PERPLEXED and troubled at his bad success

The Tempter stood, nor had what to reply,--
Discovered in his fraud, -thrown from his hope
So oft,—and the persuasive rhetoric

That sleeked his tongue, and won so much on Eve,
So little here,-nay, lost: but Eve was Eve;
This, far his over-match, who, self-deceived
And rash, beforehand had no better weighed
The strength he was to cope with, or his own:
But as a man, who had been matchless held
In cunning, overreached where least he thought,
To salve his credit, and for very spite,
Still will be tempting him who foils him still,
And never cease, though to his shame the more;
Or as a swarm of flies in vintage time,

About the wine-press where sweet must is poured,
Beat off, returns as oft with humming sound;
Or surging waves against a solid rock,
Though all to shivers dashed, the assault renew,-
Vain battery!--and in froth or bubbles end;-
So Satan, whom repulse upon repulse

Met ever, and to shameful silence brought,
Yet gives not o'er, though desperate of success,
And his vain importunity pursues.

He brought our Saviour to the western side
Of that high mountain, whence he might behold
Another plain, long, but in breadth not wide,



Washed by the southern sea; and, on the north,

To equal length backed with a ridge of hills,

That screened the fruits of the earth, and seats of men,


From cold Septentrion blasts; thence in the midst

Divided by a river, of whose banks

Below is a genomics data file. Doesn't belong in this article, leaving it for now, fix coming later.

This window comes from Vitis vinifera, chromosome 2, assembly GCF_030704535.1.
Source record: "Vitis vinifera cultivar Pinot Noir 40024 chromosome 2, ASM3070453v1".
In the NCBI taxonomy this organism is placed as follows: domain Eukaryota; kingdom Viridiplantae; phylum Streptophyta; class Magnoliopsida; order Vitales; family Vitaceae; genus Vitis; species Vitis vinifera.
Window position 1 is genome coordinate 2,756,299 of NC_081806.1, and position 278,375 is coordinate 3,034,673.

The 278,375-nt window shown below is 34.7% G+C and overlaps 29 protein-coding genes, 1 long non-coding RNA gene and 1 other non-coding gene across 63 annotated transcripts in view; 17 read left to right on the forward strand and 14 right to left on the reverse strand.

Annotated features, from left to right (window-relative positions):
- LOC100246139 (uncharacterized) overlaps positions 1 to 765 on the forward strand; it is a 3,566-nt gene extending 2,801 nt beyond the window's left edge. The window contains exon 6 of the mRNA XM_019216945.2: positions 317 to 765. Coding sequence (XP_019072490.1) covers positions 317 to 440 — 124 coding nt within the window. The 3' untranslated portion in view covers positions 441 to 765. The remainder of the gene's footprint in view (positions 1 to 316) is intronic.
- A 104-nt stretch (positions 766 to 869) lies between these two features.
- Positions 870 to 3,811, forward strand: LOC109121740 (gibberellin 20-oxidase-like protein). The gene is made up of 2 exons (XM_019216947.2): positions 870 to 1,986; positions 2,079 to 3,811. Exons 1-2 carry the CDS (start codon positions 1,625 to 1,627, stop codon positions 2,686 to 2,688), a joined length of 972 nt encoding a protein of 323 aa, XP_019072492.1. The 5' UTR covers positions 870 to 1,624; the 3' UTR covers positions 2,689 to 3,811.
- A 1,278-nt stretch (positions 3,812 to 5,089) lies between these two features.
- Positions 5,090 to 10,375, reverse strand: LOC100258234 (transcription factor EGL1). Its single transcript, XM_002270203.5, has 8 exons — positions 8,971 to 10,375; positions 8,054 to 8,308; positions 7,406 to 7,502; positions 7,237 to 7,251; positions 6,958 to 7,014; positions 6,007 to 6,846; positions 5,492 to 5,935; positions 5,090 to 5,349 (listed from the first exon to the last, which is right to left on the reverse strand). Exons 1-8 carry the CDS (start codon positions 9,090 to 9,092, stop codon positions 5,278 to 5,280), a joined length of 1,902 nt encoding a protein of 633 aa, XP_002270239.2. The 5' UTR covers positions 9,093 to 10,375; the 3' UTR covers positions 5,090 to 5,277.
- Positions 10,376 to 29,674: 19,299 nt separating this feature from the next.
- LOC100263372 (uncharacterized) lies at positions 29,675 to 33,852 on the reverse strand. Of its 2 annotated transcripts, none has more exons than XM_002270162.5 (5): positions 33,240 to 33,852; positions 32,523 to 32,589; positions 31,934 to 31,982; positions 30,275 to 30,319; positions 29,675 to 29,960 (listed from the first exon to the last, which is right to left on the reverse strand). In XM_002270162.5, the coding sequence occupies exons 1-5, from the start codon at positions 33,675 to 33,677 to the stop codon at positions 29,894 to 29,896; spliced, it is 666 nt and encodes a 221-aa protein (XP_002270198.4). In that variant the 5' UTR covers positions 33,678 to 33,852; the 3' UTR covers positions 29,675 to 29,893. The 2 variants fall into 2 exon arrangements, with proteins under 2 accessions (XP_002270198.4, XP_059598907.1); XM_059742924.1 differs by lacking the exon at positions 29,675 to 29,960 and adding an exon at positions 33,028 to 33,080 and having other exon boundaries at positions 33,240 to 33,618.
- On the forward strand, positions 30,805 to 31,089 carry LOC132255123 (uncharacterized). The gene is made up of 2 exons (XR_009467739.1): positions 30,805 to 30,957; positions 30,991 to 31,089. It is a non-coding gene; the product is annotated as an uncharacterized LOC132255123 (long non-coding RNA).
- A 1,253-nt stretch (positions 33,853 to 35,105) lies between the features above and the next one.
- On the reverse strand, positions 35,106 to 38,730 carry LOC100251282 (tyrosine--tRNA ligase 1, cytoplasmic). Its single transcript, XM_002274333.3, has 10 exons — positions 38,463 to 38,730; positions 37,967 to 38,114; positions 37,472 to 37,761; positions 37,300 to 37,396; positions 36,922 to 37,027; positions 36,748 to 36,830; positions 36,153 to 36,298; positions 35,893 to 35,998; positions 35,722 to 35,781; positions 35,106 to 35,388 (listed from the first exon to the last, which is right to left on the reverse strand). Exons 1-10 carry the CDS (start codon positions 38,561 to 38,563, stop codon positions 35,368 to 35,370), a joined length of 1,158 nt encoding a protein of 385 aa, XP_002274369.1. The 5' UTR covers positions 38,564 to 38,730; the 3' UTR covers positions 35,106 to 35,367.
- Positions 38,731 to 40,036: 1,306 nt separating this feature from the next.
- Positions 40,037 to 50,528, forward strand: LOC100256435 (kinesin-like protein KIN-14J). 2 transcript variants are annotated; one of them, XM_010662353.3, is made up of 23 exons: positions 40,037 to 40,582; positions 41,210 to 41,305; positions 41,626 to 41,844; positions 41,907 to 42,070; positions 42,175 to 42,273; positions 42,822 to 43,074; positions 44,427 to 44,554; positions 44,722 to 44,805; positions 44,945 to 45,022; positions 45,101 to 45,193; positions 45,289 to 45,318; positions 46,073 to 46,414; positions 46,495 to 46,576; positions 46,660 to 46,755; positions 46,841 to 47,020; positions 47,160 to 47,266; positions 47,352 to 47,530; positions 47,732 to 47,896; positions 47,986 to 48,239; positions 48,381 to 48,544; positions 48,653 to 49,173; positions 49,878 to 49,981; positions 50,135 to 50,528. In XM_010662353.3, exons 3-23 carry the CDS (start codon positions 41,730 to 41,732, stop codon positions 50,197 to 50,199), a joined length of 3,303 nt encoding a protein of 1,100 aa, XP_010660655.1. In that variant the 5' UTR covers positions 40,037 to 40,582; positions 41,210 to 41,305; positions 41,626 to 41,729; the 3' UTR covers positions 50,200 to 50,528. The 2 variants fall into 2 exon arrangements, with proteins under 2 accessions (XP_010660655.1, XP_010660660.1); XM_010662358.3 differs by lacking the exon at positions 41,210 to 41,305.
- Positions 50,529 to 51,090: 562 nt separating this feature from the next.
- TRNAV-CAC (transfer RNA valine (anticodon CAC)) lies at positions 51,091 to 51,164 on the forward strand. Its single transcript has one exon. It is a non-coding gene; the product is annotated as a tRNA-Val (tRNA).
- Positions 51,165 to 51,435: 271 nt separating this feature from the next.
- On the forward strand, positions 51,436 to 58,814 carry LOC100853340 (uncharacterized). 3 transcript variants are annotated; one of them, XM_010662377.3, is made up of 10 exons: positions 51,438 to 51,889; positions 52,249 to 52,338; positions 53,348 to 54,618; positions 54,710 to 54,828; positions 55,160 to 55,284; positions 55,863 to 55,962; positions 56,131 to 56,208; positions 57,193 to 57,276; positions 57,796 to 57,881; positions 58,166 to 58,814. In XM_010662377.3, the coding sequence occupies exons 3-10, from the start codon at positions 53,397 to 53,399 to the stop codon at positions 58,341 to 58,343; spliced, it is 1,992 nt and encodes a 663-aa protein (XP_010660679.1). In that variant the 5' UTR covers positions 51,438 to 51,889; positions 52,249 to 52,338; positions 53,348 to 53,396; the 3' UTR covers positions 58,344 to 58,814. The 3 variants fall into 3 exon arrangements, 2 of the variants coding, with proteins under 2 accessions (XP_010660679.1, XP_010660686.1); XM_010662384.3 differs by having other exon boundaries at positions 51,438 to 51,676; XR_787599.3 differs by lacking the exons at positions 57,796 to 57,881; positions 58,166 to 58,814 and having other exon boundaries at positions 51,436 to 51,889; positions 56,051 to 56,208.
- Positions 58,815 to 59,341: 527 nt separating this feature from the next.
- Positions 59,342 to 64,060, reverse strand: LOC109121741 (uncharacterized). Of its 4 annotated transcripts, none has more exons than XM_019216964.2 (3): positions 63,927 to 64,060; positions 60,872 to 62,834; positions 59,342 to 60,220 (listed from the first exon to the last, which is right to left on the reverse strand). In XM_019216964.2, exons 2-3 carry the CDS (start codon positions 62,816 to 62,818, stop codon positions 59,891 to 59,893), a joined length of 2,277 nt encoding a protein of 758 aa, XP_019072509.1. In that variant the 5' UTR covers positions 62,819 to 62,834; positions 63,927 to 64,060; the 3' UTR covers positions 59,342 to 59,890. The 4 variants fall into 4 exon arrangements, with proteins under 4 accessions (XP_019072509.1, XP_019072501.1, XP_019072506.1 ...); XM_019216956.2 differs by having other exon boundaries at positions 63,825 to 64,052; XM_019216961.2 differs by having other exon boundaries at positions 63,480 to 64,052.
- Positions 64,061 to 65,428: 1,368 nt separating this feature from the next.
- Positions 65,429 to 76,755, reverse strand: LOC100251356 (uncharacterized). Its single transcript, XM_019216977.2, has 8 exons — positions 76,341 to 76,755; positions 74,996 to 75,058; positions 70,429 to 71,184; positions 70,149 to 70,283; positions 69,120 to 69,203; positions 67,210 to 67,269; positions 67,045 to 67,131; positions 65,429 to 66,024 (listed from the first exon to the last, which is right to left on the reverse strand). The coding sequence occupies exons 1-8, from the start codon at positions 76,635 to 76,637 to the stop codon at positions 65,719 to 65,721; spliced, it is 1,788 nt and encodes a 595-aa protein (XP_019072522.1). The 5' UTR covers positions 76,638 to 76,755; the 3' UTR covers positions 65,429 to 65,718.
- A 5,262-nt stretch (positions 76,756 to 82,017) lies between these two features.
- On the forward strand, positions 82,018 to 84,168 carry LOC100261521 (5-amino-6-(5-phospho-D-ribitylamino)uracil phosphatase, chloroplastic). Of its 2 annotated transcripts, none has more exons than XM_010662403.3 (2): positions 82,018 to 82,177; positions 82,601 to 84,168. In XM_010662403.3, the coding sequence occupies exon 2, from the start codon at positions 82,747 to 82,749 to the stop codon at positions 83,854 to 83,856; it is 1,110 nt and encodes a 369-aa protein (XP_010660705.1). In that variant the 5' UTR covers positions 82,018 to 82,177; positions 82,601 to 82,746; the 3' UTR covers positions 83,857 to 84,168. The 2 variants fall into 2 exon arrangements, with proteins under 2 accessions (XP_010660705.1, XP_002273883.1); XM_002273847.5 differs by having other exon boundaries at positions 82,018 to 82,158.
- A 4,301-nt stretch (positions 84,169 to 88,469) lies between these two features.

On each side an imperial city stood,
With towers and temples proudly elevate
On seven small hills, with palaces adorned,
Porches, and theatres, baths, aqueducts,
Statues, and trophies, and triumphal arcs,
Gardens, and groves,-presented to his eyes,
Above the height of mountains interposed :-
By what strange parallax, or optic skill
Of vision, multiplied through air, or glass
Of telescope, were curious to inquire.—
And now the Tempter thus his silence broke:

"The city, which thou seest, no other deem

"Than great and glorious Rome, queen of the Earth, "So far renowned, and with the spoils enriched

"Of nations: there the Capitol thou seest,

"Above the rest lifting his stately head
"On the Tarpeian rock,-her citadel
"Impregnable; and there Mount Palatine,
"The imperial palace, compass huge, and high
"The structure, skill of noblest architects,
"With gilded battlements conspicuous far,
"Turrets, and terraces, and glittering spires:
Many a fair edifice besides, more like
"Houses of Gods, (so well I have disposed



My airy microscope,) thou mayst behold, "Outside and inside both, pillars and roofs, "Carved work, the hand of famed artificers,



"In cedar, marble, ivory, or gǝld.


"Thence to the gates cast round thine eye, and see

"What conflux issuing forth, or entering in;


Prætors, Proconsuls, to their provinces

"Hasting, or on return, in robes of state;

"Lictors and rods, the ensigns of their power,


Legions and cohorts, turms of horse and wings: "Or embassies from regions far remote,

"In various habits, on the Appian road,

"Or on the Emilian; some from farthest south,


Syene, and, where the shadow both way falls,
Meroë, Nilotic isle; and, more to west,


"The realm of Bocchus to the Black-moor sea;

"From the Asian kings, and Parthian among these ;"From India and the golden Chersonese,

"And utmost Indian isle Taprobane,

"Dusk faces with white silken turbans wreathed;"From Gallia, Gades, and the British west;